Colorado’s Gaming Towns: Central City

Year Listed: 1998

County: Gilpin County
Construction Date: 1800s
Threat When Listed: Development

Located along Clear Creek and surrounded by recreational and cultural opportunities, Central City is one of the most historic mining towns in Colorado and the nation. The city has been seeking ways to “diversity and revitalize the city while maintaining its historic integrity.”  To achieve this end, the city became a Preserve America Community and a National Historic Landmark District.

Central City has ordinances in place that have prevented large-scale changes to their historic district but the city suffered a lack of economic vitality. In cooperation with the city and their Main Street organization, Colorado Preservation, Inc. assisted in building a consortium of nearly sixty individuals and organizations (the Central City Summit Partners) that contributed to a revitalization plan, portions of which have already been instituted. Colorado Preservation, Inc. assisted the local Main Street organization in its successful bid to become an official Main Street community in 2004 and encouraged an application to the National Park Service for assistance in developing a plan for preservation and economic recovery. The application was successful and led to a charrette in August 2004 to create solutions for Central City’s major challenges including preparation for the opening of a major new road into the city that year. The City of Central, Main Street Central, the National Park Service, the Central City Opera House Association, and Colorado Preservation, Inc. are currently working to implement the plan.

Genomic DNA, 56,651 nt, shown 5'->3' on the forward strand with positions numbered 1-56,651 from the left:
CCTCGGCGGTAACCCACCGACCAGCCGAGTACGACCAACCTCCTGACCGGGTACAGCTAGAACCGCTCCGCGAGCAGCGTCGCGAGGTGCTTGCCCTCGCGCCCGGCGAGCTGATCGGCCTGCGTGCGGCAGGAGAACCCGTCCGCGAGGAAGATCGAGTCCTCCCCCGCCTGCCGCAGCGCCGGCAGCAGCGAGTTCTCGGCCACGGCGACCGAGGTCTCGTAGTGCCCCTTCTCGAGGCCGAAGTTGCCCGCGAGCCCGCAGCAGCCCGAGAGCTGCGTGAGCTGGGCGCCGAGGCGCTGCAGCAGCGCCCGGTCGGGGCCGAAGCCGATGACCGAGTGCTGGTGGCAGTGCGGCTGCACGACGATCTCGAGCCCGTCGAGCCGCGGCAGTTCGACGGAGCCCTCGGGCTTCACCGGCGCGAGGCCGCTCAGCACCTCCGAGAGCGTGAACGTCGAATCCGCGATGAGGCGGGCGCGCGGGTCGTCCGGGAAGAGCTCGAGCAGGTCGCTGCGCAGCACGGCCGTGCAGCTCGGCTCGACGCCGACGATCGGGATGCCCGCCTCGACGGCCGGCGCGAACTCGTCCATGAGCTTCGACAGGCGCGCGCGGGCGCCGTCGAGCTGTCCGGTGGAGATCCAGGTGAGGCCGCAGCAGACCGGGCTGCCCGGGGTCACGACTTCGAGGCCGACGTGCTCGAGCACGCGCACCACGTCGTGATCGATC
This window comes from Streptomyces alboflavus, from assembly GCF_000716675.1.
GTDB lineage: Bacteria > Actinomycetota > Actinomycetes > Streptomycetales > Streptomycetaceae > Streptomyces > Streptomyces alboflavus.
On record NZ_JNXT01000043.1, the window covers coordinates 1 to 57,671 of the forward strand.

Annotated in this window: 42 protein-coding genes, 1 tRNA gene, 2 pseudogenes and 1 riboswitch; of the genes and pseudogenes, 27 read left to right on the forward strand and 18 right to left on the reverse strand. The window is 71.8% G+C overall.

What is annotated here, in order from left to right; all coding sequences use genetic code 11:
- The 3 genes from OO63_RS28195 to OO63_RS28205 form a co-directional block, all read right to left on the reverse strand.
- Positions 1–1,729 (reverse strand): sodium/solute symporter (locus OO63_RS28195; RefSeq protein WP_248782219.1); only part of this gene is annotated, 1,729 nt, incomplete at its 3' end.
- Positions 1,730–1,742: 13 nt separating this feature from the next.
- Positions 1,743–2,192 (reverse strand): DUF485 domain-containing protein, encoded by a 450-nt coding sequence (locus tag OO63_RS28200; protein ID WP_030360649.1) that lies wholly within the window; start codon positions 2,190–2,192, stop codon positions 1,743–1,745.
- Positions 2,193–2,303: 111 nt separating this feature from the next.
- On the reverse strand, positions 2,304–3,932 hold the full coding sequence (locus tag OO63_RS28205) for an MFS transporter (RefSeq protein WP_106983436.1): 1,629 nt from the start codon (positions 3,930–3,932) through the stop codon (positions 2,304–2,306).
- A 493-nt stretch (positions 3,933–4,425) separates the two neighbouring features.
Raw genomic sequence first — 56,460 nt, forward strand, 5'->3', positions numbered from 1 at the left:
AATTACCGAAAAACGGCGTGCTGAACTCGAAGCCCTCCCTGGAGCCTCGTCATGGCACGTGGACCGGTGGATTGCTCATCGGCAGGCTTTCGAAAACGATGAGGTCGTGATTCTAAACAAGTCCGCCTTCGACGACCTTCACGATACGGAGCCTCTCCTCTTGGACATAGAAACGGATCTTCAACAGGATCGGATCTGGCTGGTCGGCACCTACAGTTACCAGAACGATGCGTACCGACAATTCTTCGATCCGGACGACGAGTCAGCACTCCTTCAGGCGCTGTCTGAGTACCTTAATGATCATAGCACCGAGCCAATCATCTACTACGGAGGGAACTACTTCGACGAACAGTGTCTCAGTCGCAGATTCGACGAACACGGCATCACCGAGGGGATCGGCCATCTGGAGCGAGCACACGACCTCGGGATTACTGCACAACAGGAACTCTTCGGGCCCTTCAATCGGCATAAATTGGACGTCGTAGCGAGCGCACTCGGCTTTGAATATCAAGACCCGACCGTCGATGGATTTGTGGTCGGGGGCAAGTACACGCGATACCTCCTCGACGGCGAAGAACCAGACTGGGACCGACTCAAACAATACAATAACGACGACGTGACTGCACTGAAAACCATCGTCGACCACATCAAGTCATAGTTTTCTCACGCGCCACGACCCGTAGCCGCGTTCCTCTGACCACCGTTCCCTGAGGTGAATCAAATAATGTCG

Additional Links:

Central City
Central City Opera

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Featured Project

4 Bar 4 Ranch

Homesteaded in 1895 by Dick McQueary to provide a stop for the Georgetown Stage Line, the 320-acre 4 Bar 4 Ranch has strong ties to Grand County and Colorado's heritage. The Georgetown Stage Line traveled on the road through the 4 Bar 4 Ranch from Idaho Springs to Hot Sulphur Springs over Berthoud Pass. In 1895 a roadhouse and stage stop were constructed on the ranch. The hotel and barn were constructed using trees from the Ranch property, and the hotel remained open for travelers coming over Berthoud Pass by horseback and wagon until 1913. With the coming of the automobile, the roadway over Berthoud Pass and through the 4 Bar 4 Ranch was considered an integral part of the Trans-Continental “Midland Trail” highway. Following the closing of the stage line, the ranch continued to host travelers until 1912 or 1913 when it was purchased and converted into a Ford Motor Company . Ford vehicles were sold here until 1917, when Harry Larkin purchased the ranch site. Today emergency efforts are underway to ensure it survives through the winter. Donations are in need. To learn more, contact Jennifer Orrigo Charles at

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